Armed Forces Bowl offers Navy shot at something it’s rarely needed: redemption

Armed Forces Bowl

FORT WORTH, Texas – When Navy football coach Ken Niumatalolo addressed the team following practice this week regarding what’s at stake in their final game of the season, his message was unlike any other since taking over eight years ago.

That’s because for the first time under his watch, the Midshipmen enter a bowl game on the heels of a loss to Army. Navy had won a series-record 14 in a row in one of the college football’s most storied rivalries until the Black Knights ended the streak, 21-17, on Dec. 10.

In spite of that stinging disappointment, as well as a 34-10 loss to Temple the previous week in the American Athletic Conference championship game, these Navy players have an opportunity to leave a unique imprint on the program, Niumatalolo reminded them.

“People want to talk about the negative, but we have one more chance to win 10 games” in consecutive seasons, he said. “Never happened before in school history.”

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In order to do so, 25th-ranked Navy (9-4) must defeat high-scoring Louisiana Tech (8-5) on Friday in the Armed Forces Bowl at Amon G. Carter Stadium. The considerably shorthanded Midshipmen also are seeking a fourth consecutive bowl victory in their second appearance in the Armed Forces Bowl in three years.

In what has become an ongoing and perplexing saga this season, 11 players are listed as out on Navy’s injury report. Six of those are starters, including both senior co-captains in linebacker Daniel Gonzales and slotback Toneo Gulley.

Midshipmen starters and significant contributors have missed a combined 92 games this year.

“Until we got everybody hurt, we were fine,” said Niumatalolo, the two-time AAC coach of the year who has the most career wins at Navy. “We’ve just got to overcome the injuries.”

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Unavailable as well because of injury is quarterback Will Worth, who ascended to first string in the second week of the season when Tago Smith tore the anterior cruciate ligament in his right knee in the opener. Major college football’s leader in rushing touchdowns (25) broke a bone in his right foot early in the second quarter against the Owls.

So the Midshipmen are down to their third-string quarterback, Zach Abey. The sophomore who played high school football at Archbiship Spalding is set to make his second start at Navy after becoming the only quarterback in program history to make his first career start against Army.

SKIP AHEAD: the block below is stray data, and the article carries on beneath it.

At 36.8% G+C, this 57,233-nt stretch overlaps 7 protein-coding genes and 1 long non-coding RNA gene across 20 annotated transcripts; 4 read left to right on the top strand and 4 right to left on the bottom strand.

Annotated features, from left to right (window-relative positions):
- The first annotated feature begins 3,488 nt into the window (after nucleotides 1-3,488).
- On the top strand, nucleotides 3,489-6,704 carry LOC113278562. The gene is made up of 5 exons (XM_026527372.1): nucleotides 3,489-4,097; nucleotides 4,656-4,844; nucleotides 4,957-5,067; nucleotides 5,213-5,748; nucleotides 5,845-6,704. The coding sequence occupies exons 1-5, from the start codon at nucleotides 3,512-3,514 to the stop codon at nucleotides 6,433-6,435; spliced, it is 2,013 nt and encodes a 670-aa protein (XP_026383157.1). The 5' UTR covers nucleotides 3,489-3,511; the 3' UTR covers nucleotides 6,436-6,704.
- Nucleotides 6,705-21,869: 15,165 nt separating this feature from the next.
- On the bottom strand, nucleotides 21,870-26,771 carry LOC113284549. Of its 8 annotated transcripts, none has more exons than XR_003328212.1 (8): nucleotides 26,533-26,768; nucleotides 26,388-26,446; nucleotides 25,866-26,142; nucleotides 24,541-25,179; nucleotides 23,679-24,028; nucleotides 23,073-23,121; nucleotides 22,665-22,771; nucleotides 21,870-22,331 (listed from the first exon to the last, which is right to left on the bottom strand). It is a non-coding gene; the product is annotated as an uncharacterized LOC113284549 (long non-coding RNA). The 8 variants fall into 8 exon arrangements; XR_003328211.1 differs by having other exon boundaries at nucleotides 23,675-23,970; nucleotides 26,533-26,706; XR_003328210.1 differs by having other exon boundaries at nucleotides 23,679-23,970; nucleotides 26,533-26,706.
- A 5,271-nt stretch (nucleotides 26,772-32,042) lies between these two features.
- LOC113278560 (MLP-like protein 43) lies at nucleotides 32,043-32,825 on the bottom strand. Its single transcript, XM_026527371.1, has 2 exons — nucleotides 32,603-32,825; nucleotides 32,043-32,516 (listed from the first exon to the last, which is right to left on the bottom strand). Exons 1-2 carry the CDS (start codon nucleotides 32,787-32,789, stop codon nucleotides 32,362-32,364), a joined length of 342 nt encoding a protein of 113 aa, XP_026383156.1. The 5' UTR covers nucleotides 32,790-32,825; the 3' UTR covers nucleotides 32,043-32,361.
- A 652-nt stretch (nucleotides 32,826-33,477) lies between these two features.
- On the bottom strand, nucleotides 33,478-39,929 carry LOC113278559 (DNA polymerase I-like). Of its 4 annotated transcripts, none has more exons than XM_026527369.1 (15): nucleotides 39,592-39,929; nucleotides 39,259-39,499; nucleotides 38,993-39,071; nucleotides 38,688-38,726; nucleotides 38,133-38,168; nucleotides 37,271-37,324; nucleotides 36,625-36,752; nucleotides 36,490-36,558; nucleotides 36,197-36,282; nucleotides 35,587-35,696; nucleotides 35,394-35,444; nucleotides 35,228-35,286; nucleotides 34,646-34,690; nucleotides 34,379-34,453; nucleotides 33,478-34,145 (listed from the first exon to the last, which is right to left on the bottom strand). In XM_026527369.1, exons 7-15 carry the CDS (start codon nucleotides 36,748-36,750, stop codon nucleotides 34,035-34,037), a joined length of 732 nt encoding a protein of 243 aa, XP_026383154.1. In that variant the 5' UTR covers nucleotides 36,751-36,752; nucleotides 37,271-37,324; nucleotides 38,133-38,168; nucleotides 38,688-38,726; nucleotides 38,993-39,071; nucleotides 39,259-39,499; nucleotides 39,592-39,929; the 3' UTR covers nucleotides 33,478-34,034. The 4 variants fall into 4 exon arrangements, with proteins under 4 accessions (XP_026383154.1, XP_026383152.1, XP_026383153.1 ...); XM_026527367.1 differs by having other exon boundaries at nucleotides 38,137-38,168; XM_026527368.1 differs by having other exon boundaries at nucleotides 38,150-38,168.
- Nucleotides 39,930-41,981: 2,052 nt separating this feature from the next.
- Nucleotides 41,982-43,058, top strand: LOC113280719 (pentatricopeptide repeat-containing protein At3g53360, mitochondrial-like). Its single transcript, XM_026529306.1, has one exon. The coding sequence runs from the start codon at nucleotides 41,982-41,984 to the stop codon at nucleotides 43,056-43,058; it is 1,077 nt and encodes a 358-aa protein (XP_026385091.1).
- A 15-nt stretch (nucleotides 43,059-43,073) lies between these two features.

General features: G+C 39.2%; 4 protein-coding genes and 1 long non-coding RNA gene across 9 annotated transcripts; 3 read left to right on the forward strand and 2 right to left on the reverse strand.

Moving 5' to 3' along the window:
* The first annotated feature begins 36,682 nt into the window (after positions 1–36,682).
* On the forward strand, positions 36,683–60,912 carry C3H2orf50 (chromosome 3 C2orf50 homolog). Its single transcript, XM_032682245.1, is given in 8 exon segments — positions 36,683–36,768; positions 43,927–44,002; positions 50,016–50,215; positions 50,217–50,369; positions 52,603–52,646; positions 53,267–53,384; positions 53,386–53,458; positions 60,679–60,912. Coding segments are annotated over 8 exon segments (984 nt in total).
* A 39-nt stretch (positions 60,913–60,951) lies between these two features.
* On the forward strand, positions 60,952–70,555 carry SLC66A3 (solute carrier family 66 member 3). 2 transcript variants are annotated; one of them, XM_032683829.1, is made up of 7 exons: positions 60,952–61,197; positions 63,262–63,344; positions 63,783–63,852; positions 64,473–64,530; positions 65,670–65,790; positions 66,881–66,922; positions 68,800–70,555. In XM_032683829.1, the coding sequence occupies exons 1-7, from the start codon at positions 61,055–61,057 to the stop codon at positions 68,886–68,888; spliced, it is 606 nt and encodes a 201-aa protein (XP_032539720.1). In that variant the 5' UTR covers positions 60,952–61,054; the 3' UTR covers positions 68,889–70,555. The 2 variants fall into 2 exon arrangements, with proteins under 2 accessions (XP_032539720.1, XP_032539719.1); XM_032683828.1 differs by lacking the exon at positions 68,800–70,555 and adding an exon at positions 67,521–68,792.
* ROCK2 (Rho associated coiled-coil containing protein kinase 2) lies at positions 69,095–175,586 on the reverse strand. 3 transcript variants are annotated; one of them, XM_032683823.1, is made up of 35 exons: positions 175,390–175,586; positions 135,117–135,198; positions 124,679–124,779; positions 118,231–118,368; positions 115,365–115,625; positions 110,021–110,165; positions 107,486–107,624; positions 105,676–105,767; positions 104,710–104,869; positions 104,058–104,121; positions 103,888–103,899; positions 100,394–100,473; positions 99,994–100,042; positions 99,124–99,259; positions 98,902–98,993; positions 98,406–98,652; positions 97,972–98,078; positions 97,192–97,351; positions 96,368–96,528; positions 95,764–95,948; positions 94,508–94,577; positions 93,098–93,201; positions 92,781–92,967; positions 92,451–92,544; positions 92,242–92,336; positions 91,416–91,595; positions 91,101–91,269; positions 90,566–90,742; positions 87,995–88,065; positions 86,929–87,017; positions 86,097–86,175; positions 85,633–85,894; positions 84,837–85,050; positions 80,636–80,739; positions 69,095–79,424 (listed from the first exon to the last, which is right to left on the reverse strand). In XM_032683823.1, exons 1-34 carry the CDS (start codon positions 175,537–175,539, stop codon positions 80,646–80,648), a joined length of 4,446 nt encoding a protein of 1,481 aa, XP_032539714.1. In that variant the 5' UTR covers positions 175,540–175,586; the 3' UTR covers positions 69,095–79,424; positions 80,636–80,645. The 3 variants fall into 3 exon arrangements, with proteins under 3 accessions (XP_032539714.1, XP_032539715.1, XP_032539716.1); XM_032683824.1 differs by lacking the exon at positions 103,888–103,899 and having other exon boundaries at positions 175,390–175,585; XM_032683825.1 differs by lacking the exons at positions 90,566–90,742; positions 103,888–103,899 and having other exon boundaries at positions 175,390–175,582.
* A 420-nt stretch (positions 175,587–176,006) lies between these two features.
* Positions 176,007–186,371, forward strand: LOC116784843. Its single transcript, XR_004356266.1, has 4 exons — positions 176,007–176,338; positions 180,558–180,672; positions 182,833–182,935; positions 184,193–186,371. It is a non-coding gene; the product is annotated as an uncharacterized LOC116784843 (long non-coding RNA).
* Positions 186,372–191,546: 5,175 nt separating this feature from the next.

“We just want to win for the sake of winning because it’s the last game I’ll ever play,” said guard Adam West, part of an offensive line that had the second-fewest career starts combined (four) in the country entering the season. “You’re not going to see me at the [NFL] combine, I promise. We’re trying to win because we’re seniors, and it’ll be the last time we play.”

The Class of 2017 has won more games (37) than any other over a four-year period at Navy. That distinction had belonged to the Class of 2016, with quarterback Keenan Reynolds claiming virtually every significant scoring and rushing record in school history as well as a handful of notable national career marks.

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Even in Reynolds’s best years, though, the Midshipmen did not flirt with offensive milestones amassed this season. Navy’s 67 touchdowns, for instance, are a single-season school record. Its 56 rushing touchdowns also are the most at Navy in one season.

Another 26 points would give Navy the program single-season record (512) in that category. Ninety-seven yards against Louisiana Tech would set the Navy record for total offense in one season (5,774).

The Midshipmen are averaging 436.7 yards of total offense per game, which ranks 51st nationally among 128 schools in the Football Bowl Subdivision. They are fourth in the country in rushing (310.9) and 22nd in scoring offense (37.4).

“We go by next man up,” Abey said. “All throughout the offseason, it doesn’t matter who you are, everyone has to put in the effort as if they’re the starter. I think that really showed this season, just having guys step up when they’re least expecting it.”